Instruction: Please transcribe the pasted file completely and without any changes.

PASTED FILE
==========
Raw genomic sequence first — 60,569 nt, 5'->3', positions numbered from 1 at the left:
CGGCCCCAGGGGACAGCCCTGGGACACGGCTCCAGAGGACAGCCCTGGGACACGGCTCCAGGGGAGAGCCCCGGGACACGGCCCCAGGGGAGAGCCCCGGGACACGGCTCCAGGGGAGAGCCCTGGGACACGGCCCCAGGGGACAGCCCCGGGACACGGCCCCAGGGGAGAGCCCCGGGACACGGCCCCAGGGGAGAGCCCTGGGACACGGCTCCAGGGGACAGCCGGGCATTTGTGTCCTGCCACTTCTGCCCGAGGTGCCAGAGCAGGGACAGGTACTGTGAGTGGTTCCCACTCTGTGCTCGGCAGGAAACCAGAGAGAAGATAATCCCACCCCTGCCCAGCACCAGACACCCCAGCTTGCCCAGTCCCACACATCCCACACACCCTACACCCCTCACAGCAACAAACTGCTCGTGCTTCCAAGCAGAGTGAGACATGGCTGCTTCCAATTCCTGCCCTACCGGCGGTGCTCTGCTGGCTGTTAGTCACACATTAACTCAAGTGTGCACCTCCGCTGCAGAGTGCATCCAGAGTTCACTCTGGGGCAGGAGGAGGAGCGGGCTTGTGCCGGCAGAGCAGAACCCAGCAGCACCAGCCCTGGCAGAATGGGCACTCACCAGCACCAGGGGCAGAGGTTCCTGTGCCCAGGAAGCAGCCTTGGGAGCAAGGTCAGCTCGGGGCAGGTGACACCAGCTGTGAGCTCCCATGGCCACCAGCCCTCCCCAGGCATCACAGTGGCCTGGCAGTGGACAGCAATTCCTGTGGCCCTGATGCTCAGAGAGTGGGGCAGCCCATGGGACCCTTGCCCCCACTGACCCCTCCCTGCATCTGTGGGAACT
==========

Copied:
Raw genomic sequence first — 60,569 nt, 5'->3', positions numbered from 1 at the left:
CGGCCCCAGGGGACAGCCCTGGGACACGGCTCCAGAGGACAGCCCTGGGACACGGCTCCAGGGGAGAGCCCCGGGACACGGCCCCAGGGGAGAGCCCCGGGACACGGCTCCAGGGGAGAGCCCTGGGACACGGCCCCAGGGGACAGCCCCGGGACACGGCCCCAGGGGAGAGCCCCGGGACACGGCCCCAGGGGAGAGCCCTGGGACACGGCTCCAGGGGACAGCCGGGCATTTGTGTCCTGCCACTTCTGCCCGAGGTGCCAGAGCAGGGACAGGTACTGTGAGTGGTTCCCACTCTGTGCTCGGCAGGAAACCAGAGAGAAGATAATCCCACCCCTGCCCAGCACCAGACACCCCAGCTTGCCCAGTCCCACACATCCCACACACCCTACACCCCTCACAGCAACAAACTGCTCGTGCTTCCAAGCAGAGTGAGACATGGCTGCTTCCAATTCCTGCCCTACCGGCGGTGCTCTGCTGGCTGTTAGTCACACATTAACTCAAGTGTGCACCTCCGCTGCAGAGTGCATCCAGAGTTCACTCTGGGGCAGGAGGAGGAGCGGGCTTGTGCCGGCAGAGCAGAACCCAGCAGCACCAGCCCTGGCAGAATGGGCACTCACCAGCACCAGGGGCAGAGGTTCCTGTGCCCAGGAAGCAGCCTTGGGAGCAAGGTCAGCTCGGGGCAGGTGACACCAGCTGTGAGCTCCCATGGCCACCAGCCCTCCCCAGGCATCACAGTGGCCTGGCAGTGGACAGCAATTCCTGTGGCCCTGATGCTCAGAGAGTGGGGCAGCCCATGGGACCCTTGCCCCCACTGACCCCTCCCTGCATCTGTGGGAACT